from The Century Dictionary and Cyclopedia

  • n. One who walks in his sleep; a somnambulist.
  • n. One who roves about in the night for evil purposes; a nocturnal vagrant.
  • n. A prostitute who walks the streets at night.


Sorry, no etymologies found.


  • Cheta, all thy labour is meerely lost, because heere is no entrance allowed for thee; therefore return to the place from whence thou camest, that all thy friends may Judge of thy behaviour, and know what a night-walker thou art become.

    The Decameron

  • The night-walker moved on steadily, as if sure of his purpose; yet Conan wondered that he seemed to be heading for the blank end of the vast, vaulted storeroom.

    Conan The Warlord

  • A woman convicted of being a common night-walker was committed to prison -- probably the Tun, on Cornhill -- and thence she was led to Aldgate with a hood of rayed cloth on her head and a white wand in her hand.

    The Customs of Old England

  • This institution was not popular with all; and Dekker, satirically expressing the feeling of the malcontents, defined the bell as "the child of darkness, a common night-walker, a man that had no man to wait upon him, but only a dog; one that was a disordered person, and at midnight would beat at men's doors, bidding them (in mere mockery) to look to their candles, when they themselves were in their dead sleeps."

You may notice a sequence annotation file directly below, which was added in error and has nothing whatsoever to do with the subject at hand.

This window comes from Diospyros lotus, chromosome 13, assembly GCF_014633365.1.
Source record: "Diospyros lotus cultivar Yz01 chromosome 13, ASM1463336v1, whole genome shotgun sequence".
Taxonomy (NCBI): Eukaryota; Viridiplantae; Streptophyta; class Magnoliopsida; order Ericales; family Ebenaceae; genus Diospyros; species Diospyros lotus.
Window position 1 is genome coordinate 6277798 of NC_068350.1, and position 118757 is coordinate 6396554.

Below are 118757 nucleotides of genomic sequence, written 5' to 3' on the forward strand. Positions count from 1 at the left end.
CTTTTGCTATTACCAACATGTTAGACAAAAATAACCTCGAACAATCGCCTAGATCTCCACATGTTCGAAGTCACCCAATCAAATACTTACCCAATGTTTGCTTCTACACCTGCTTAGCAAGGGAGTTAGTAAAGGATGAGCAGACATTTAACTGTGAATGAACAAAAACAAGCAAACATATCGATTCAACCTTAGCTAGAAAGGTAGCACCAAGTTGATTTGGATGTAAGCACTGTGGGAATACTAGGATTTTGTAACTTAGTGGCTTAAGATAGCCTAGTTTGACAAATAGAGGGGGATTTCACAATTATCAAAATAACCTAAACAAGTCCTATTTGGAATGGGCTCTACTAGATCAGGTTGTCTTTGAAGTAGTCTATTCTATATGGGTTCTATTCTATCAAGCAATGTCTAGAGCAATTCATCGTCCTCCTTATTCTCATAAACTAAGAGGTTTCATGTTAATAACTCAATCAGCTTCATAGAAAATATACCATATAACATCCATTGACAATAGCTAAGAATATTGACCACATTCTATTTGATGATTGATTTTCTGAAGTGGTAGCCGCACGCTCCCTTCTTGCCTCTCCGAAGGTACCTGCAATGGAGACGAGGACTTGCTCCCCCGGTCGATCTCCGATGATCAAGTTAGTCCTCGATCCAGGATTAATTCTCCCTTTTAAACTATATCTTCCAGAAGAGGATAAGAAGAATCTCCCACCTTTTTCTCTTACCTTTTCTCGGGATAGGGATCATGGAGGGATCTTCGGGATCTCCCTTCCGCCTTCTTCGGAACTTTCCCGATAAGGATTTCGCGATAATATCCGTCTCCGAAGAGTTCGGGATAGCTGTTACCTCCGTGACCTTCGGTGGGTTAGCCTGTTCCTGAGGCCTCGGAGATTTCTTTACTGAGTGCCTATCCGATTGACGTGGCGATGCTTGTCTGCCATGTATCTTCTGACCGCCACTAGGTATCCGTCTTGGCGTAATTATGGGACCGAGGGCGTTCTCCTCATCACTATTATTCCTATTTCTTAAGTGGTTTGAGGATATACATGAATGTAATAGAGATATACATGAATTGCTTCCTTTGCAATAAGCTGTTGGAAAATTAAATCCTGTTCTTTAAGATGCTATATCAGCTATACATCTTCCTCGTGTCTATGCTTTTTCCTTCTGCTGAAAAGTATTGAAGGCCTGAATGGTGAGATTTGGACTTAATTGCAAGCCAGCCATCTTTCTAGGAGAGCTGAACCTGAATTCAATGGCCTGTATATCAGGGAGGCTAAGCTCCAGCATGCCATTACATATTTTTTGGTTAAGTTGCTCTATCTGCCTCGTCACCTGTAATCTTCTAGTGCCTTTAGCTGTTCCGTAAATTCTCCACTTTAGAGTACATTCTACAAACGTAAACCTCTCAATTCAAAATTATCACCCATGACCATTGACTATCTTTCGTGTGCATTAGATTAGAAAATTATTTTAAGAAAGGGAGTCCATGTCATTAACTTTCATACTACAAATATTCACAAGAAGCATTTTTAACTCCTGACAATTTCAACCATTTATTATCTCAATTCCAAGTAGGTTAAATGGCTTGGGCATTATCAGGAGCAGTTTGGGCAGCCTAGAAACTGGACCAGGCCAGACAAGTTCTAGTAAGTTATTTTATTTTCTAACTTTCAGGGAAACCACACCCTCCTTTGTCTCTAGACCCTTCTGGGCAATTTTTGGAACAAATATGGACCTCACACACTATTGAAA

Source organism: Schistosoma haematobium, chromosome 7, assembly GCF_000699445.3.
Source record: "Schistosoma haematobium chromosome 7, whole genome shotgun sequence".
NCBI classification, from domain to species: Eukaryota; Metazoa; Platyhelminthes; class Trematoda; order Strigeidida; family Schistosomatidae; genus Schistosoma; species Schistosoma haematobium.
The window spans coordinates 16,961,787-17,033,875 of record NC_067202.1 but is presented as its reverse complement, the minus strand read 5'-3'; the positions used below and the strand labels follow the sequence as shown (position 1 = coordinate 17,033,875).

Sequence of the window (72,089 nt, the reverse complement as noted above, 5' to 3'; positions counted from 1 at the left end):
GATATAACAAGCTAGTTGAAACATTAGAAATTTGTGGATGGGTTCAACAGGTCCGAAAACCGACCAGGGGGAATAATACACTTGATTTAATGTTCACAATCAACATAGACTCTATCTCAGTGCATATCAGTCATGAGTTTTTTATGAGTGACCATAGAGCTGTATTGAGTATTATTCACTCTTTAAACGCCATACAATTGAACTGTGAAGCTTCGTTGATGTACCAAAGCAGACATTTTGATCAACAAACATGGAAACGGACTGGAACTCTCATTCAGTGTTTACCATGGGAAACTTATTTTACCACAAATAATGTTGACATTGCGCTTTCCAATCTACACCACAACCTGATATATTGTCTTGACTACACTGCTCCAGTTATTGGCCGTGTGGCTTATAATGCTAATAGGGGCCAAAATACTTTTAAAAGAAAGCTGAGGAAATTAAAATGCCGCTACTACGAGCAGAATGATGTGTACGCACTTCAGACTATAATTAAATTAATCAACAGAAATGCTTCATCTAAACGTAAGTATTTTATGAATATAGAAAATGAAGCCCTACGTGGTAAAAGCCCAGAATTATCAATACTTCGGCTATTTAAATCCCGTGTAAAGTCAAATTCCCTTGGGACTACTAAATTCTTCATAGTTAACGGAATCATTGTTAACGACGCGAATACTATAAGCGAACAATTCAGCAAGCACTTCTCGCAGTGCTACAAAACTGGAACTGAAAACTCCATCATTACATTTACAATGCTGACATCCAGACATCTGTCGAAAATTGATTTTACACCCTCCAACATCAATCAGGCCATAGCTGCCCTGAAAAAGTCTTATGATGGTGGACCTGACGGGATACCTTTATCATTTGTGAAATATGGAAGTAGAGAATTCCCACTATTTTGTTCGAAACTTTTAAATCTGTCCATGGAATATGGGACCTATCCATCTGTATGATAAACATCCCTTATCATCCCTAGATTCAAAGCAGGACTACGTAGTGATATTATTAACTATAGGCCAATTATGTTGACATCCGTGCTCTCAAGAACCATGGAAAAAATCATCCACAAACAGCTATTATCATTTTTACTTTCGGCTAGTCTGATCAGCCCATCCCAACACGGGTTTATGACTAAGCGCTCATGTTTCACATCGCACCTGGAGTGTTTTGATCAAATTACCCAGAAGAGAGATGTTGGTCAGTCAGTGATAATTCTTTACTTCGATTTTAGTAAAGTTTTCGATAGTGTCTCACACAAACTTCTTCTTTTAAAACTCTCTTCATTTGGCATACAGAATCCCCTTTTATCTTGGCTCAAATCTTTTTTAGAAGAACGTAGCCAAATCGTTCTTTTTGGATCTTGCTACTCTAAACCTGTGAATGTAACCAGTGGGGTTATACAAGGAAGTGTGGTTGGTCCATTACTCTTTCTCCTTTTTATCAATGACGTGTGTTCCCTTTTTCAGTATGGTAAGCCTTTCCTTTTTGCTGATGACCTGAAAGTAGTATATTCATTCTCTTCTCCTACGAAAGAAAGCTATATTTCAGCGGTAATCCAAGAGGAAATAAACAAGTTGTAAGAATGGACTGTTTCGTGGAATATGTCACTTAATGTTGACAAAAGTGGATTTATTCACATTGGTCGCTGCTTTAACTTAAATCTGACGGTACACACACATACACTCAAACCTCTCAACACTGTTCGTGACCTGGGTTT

The Customs of Old England

  • All Christine could be certain of and thankful for was that it was not her door and her passage that had swallowed up the mysterious night-walker.

    Blue Aloes Stories of South Africa

  • I am but a bad schoolmaster; I cannot bear to look on people making awkward trials; when I see a person wandering from his path, I feel constrained to call to him, although it were a night-walker going straight to break his neck.

    Chapter V. Book VIII

  • They were generally useful only to a race, such as the negroes, which had an instinct for direction like that shown by some animals but the boys learned to follow them unerringly, and soon became as skilful in "keepin 'de parf" as any night-walker on the plantation.

    Two Little Confederates

  • Was this mysterious night-walker a traitor posted there to aid the British to their object?

    Philip Winwood A Sketch of the Domestic History of an American Captain in the War of Independence; Embracing Events that Occurred between and during the Years 1763 and 1786, in New York and London: written by His Enemy in War, Herbert Russell, Lieutenant in the Loyalist Forces.

  • Thereafter Zarathustra again went on for two hours, trusting to the path and the light of the stars: for he was an experienced night-walker, and liked to look into the face of all that slept.

    Thus Spake Zarathustra

  • We had seen the marks and work of these animals about the shanty, and had been careful each night to hang our traps, guns, etc., beyond their reach, but of the prickly night-walker himself we feared we should not get a view.

    In the Catskills Selections from the Writings of John Burroughs


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